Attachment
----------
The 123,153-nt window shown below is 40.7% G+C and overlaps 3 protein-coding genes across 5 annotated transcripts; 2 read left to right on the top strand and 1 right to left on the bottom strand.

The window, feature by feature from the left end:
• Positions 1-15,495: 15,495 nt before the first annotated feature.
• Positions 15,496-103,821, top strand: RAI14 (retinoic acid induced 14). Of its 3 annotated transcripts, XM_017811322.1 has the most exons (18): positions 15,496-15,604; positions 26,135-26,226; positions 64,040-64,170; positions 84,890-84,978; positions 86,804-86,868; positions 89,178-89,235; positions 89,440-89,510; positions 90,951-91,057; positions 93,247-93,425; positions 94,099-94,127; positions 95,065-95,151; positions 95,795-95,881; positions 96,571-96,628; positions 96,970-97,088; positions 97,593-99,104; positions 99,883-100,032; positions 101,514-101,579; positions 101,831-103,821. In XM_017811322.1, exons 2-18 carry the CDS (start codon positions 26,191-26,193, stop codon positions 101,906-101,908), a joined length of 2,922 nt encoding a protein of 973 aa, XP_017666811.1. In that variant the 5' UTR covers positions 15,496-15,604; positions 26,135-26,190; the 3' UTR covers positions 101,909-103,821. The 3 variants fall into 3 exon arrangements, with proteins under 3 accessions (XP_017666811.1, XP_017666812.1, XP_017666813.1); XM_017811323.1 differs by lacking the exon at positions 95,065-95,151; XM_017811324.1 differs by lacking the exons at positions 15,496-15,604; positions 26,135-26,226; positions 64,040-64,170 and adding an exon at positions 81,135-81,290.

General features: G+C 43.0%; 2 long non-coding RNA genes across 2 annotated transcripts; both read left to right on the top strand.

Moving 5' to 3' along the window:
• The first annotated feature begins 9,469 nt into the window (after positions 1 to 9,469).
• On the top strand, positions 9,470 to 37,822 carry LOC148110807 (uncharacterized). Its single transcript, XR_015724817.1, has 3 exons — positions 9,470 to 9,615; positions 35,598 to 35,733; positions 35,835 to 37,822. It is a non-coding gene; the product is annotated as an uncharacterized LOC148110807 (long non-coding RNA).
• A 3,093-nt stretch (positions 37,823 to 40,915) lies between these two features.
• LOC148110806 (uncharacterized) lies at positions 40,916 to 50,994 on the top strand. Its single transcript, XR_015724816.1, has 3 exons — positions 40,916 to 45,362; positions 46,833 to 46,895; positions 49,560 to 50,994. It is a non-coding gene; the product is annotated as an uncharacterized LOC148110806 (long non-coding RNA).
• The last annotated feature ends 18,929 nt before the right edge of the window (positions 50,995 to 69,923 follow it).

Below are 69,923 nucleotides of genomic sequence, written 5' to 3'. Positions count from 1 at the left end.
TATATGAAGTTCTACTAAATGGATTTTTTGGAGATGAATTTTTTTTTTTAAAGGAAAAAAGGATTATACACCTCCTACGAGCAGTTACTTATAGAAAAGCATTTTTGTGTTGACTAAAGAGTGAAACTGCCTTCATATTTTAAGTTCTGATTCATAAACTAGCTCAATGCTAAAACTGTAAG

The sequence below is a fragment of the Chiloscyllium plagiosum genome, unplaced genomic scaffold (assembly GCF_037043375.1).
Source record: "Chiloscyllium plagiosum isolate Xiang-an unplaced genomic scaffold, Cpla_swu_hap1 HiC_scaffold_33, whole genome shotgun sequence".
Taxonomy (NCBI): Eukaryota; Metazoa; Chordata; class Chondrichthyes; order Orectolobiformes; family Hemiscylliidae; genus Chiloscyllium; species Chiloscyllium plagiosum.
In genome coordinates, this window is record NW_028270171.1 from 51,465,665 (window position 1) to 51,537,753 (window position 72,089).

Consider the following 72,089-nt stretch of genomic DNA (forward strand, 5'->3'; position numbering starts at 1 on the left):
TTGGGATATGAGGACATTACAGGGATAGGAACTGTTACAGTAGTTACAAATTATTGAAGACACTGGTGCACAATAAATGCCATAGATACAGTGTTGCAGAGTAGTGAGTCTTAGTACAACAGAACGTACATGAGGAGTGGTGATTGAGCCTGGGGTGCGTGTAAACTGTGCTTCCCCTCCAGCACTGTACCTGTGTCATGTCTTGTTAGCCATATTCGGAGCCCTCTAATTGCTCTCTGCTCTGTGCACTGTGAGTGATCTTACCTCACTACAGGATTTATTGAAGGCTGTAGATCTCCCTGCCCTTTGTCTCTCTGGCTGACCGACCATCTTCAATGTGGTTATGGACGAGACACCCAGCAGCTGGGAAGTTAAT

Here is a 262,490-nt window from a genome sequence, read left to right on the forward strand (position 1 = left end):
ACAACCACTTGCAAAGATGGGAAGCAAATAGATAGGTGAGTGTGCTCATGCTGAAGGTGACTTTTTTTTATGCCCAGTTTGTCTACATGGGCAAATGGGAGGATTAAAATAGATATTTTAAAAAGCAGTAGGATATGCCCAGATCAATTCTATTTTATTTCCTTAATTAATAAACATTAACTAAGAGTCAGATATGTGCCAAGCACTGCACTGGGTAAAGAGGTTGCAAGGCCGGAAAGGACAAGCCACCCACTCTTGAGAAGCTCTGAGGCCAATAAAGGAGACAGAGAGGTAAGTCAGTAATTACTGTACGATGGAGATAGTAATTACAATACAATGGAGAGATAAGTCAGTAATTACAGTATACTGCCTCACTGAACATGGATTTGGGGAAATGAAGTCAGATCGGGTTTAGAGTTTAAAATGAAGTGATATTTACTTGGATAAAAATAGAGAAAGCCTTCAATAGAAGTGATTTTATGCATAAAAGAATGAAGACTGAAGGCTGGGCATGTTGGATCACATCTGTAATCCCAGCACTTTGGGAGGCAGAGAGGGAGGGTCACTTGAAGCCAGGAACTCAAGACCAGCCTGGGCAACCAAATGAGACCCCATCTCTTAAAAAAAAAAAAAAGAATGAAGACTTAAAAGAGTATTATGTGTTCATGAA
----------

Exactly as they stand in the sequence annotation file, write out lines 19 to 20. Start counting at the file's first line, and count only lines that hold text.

TTGGGATATGAGGACATTACAGGGATAGGAACTGTTACAGTAGTTACAAATTATTGAAGACACTGGTGCACAATAAATGCCATAGATACAGTGTTGCAGAGTAGTGAGTCTTAGTACAACAGAACGTACATGAGGAGTGGTGATTGAGCCTGGGGTGCGTGTAAACTGTGCTTCCCCTCCAGCACTGTACCTGTGTCATGTCTTGTTAGCCATATTCGGAGCCCTCTAATTGCTCTCTGCTCTGTGCACTGTGAGTGATCTTACCTCACTACAGGATTTATTGAAGGCTGTAGATCTCCCTGCCCTTTGTCTCTCTGGCTGACCGACCATCTTCAATGTGGTTATGGACGAGACACCCAGCAGCTGGGAAGTTAAT

Here is a 262,490-nt window from a genome sequence, read left to right on the forward strand (position 1 = left end):